In healthcare IT policy circles, interoperability always dominates the conversation. But for the most part, those conversations have focused on access: Just getting hold of the data.
There is still room for improvement here, especially with an ever-expanding number of healthcare endpoints. But broadly speaking, access has improved tremendously in the past few years. Vendors and health systems are collaborating through groups like the CommonWell Health Alliance, Carequality Sequoia, and the Argonaut Project. The 21stCentury Cures Act created stiff penalties for information-blocking behavior.
And market forces will create more momentum for information sharing, since the shift to value-based care gives clinicians an increased stake in usable data.
So it's time to think much more expansively, and more creatively, about what interoperability truly means.
That's because improving care — and lowering systemic healthcare costs — will require more than the mere availability of healthcare information. Data means nothing if it isn't presented in a user-friendly manner, and if it doesn't actually help to improve patient outcomes.
When we talk about interoperability, utility and performance are the next frontiers.
Utility: The data you need, and no more
In order to tell an entire patient narrative, healthcare data must have context. A clinician doesn't just want to know a patient's cholesterol levels from the previous month. He wants to know what the cardiologist was thinking when she ordered the test, saw the results and modified a statin dosage.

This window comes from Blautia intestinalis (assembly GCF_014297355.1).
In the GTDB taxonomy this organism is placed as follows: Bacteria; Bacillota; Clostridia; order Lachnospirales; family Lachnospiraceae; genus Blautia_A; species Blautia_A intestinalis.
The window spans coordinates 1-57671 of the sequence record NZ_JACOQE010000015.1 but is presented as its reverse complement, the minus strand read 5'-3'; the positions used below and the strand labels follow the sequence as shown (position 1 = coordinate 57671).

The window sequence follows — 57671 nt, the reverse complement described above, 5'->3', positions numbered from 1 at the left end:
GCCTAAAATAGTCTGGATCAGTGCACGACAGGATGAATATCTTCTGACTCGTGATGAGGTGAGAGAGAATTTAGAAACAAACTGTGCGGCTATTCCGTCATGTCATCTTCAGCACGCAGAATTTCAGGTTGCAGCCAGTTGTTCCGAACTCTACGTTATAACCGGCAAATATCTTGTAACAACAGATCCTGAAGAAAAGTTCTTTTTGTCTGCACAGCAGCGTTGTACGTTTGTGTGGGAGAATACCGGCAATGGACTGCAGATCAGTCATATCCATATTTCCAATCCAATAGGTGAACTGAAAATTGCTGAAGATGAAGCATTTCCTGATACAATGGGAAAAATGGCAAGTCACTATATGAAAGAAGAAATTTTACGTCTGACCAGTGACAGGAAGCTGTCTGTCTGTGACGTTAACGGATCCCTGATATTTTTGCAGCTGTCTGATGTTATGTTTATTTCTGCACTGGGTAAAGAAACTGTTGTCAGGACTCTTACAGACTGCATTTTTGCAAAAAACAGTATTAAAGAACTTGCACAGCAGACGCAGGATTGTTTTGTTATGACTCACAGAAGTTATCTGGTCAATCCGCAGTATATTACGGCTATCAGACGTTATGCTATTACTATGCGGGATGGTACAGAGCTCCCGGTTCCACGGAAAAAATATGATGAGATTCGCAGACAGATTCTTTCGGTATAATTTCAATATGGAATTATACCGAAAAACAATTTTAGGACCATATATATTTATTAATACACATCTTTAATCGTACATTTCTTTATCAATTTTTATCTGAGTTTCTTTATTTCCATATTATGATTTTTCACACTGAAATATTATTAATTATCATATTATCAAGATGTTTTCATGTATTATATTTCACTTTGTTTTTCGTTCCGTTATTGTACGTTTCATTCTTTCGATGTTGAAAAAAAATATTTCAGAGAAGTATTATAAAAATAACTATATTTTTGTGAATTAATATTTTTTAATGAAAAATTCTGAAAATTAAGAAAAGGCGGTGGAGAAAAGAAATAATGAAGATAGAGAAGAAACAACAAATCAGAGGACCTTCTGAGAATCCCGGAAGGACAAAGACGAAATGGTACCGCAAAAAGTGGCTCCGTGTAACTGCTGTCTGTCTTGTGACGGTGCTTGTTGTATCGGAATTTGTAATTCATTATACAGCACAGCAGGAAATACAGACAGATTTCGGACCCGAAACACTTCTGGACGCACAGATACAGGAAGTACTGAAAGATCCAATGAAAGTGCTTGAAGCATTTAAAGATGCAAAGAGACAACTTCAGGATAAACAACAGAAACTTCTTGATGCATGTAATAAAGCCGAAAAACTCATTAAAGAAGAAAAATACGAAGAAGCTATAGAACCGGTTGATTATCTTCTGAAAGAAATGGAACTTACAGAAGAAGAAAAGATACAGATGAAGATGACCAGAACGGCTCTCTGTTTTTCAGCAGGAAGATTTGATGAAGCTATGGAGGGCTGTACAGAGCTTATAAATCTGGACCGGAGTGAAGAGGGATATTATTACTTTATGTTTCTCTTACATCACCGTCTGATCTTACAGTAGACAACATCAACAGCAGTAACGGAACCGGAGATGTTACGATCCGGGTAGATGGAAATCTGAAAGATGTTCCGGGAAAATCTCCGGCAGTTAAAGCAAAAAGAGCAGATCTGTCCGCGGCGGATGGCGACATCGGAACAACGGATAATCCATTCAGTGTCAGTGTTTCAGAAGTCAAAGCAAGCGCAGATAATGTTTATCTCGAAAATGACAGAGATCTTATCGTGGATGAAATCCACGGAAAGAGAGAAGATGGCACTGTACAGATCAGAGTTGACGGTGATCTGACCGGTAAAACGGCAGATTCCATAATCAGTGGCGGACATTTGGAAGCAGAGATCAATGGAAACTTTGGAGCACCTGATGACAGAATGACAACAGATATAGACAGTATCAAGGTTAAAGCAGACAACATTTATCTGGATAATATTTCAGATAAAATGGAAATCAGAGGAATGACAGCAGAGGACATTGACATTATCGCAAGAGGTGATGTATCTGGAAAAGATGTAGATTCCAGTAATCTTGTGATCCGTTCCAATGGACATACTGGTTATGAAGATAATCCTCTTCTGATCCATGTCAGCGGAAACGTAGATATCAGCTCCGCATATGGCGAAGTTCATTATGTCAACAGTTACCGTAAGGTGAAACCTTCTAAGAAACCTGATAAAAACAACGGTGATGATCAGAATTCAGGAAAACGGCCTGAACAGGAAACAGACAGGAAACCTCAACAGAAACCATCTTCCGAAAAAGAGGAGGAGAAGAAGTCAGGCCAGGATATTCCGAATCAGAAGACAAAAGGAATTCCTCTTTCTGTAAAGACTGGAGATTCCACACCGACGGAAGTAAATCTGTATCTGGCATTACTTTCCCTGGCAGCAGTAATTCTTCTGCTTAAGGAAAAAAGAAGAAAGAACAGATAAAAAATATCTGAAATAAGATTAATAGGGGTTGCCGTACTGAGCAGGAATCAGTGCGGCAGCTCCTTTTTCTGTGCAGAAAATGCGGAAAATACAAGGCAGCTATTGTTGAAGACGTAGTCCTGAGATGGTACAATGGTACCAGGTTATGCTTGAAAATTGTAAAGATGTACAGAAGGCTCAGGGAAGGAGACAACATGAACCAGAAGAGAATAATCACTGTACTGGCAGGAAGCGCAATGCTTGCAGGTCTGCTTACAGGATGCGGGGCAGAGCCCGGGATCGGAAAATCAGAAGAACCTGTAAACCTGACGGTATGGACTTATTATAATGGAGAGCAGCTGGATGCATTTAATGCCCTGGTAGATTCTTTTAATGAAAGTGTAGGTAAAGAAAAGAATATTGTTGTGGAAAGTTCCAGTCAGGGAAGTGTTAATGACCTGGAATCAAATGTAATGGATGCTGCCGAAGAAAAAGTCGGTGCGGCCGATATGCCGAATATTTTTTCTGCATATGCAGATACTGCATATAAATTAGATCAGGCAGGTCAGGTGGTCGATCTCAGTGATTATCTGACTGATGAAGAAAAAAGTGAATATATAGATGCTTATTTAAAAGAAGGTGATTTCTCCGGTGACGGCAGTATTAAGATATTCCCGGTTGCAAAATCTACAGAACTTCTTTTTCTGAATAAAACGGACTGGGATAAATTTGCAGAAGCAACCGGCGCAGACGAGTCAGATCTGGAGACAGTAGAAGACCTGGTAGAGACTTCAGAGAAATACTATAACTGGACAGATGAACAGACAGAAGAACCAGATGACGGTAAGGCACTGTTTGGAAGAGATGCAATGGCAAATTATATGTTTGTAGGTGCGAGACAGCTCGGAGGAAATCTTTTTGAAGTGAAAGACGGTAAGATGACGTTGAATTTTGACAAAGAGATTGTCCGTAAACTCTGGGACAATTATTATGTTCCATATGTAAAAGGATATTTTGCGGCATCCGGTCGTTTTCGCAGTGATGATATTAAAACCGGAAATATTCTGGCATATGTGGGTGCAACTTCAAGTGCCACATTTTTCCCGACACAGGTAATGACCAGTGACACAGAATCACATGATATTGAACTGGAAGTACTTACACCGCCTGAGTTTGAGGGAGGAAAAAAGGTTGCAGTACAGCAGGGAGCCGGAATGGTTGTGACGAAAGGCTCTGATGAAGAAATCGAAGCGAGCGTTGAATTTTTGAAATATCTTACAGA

In other words, clinicians need the same usefulness from their clinical information that consumers do when they mine information in Amazon, Uber, and Mint.com.
In addition, we need to be careful not to overcorrect for limited access to data in years past. There's a danger of data overflow: Every physician has received a 40-plus-page patient care summary, in which it's nearly impossible to find the information that's relevant to that day's visit.
Performance: Who sets the goals?
Right now, a remarkable amount of information is captured in and transferred between EHR vendors. But that data is meaningless if it doesn't serve a goal. And the ultimate goals of healthcare data, with respect to interoperability, should be reduced costs and improved outcomes.
So who will be driving that process? The private sector has the resources and tools to increase the value of shared healthcare information. And EHR vendors are positioned to listen directly to the experts — their clinician clients — about the information they need in the exam room to improve care delivery.
The federal government should be wary of getting in the way of those relationships. Specifically, Congress and the Department of Health and Human Services should promote policies that create room for private stakeholders to innovate.
And the federal government shouldn't attempt to regulate a solution for usability or data performance — which could slow progress to improve access, utility and performance of healthcare information.
As more information is shared among clinicians in seamless and useful ways, the insights to be gleaned are nearly limitless. But we need to understand that “interoperability" is more than a buzzword. It's a process.
Greg Carey is technology standards and policy manager at athenahealth.